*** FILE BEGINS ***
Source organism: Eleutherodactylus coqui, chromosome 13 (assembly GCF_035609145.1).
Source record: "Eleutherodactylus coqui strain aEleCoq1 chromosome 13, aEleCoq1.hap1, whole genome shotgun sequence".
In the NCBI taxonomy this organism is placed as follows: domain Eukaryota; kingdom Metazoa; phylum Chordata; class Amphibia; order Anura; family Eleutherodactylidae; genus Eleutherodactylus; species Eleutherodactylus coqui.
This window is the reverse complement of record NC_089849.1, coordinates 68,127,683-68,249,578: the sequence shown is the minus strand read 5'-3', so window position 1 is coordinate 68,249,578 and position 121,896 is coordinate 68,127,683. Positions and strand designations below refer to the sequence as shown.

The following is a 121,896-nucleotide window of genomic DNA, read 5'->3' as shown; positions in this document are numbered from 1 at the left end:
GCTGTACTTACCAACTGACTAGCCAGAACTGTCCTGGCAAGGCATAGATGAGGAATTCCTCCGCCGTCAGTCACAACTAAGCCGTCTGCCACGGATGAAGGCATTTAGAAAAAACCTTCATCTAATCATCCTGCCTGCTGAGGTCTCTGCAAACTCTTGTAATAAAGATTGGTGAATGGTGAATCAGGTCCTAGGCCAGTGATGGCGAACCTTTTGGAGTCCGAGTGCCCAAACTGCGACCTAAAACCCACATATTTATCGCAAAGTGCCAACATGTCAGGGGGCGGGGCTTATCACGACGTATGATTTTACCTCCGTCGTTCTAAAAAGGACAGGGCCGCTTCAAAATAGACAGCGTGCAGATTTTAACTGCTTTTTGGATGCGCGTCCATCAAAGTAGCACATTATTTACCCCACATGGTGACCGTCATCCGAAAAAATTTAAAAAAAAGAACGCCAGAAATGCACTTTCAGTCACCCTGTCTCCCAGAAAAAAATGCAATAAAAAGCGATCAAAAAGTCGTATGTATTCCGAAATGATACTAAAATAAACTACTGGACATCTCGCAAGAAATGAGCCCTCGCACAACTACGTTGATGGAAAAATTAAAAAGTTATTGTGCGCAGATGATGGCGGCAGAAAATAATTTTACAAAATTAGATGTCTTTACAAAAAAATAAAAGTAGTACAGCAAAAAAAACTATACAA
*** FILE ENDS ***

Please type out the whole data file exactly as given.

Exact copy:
Source organism: Eleutherodactylus coqui, chromosome 13 (assembly GCF_035609145.1).
Source record: "Eleutherodactylus coqui strain aEleCoq1 chromosome 13, aEleCoq1.hap1, whole genome shotgun sequence".
In the NCBI taxonomy this organism is placed as follows: domain Eukaryota; kingdom Metazoa; phylum Chordata; class Amphibia; order Anura; family Eleutherodactylidae; genus Eleutherodactylus; species Eleutherodactylus coqui.
This window is the reverse complement of record NC_089849.1, coordinates 68,127,683-68,249,578: the sequence shown is the minus strand read 5'-3', so window position 1 is coordinate 68,249,578 and position 121,896 is coordinate 68,127,683. Positions and strand designations below refer to the sequence as shown.

The following is a 121,896-nucleotide window of genomic DNA, read 5'->3' as shown; positions in this document are numbered from 1 at the left end:
GCTGTACTTACCAACTGACTAGCCAGAACTGTCCTGGCAAGGCATAGATGAGGAATTCCTCCGCCGTCAGTCACAACTAAGCCGTCTGCCACGGATGAAGGCATTTAGAAAAAACCTTCATCTAATCATCCTGCCTGCTGAGGTCTCTGCAAACTCTTGTAATAAAGATTGGTGAATGGTGAATCAGGTCCTAGGCCAGTGATGGCGAACCTTTTGGAGTCCGAGTGCCCAAACTGCGACCTAAAACCCACATATTTATCGCAAAGTGCCAACATGTCAGGGGGCGGGGCTTATCACGACGTATGATTTTACCTCCGTCGTTCTAAAAAGGACAGGGCCGCTTCAAAATAGACAGCGTGCAGATTTTAACTGCTTTTTGGATGCGCGTCCATCAAAGTAGCACATTATTTACCCCACATGGTGACCGTCATCCGAAAAAATTTAAAAAAAAGAACGCCAGAAATGCACTTTCAGTCACCCTGTCTCCCAGAAAAAAATGCAATAAAAAGCGATCAAAAAGTCGTATGTATTCCGAAATGATACTAAAATAAACTACTGGACATCTCGCAAGAAATGAGCCCTCGCACAACTACGTTGATGGAAAAATTAAAAAGTTATTGTGCGCAGATGATGGCGGCAGAAAATAATTTTACAAAATTAGATGTCTTTACAAAAAAATAAAAGTAGTACAGCAAAAAAAACTATACAA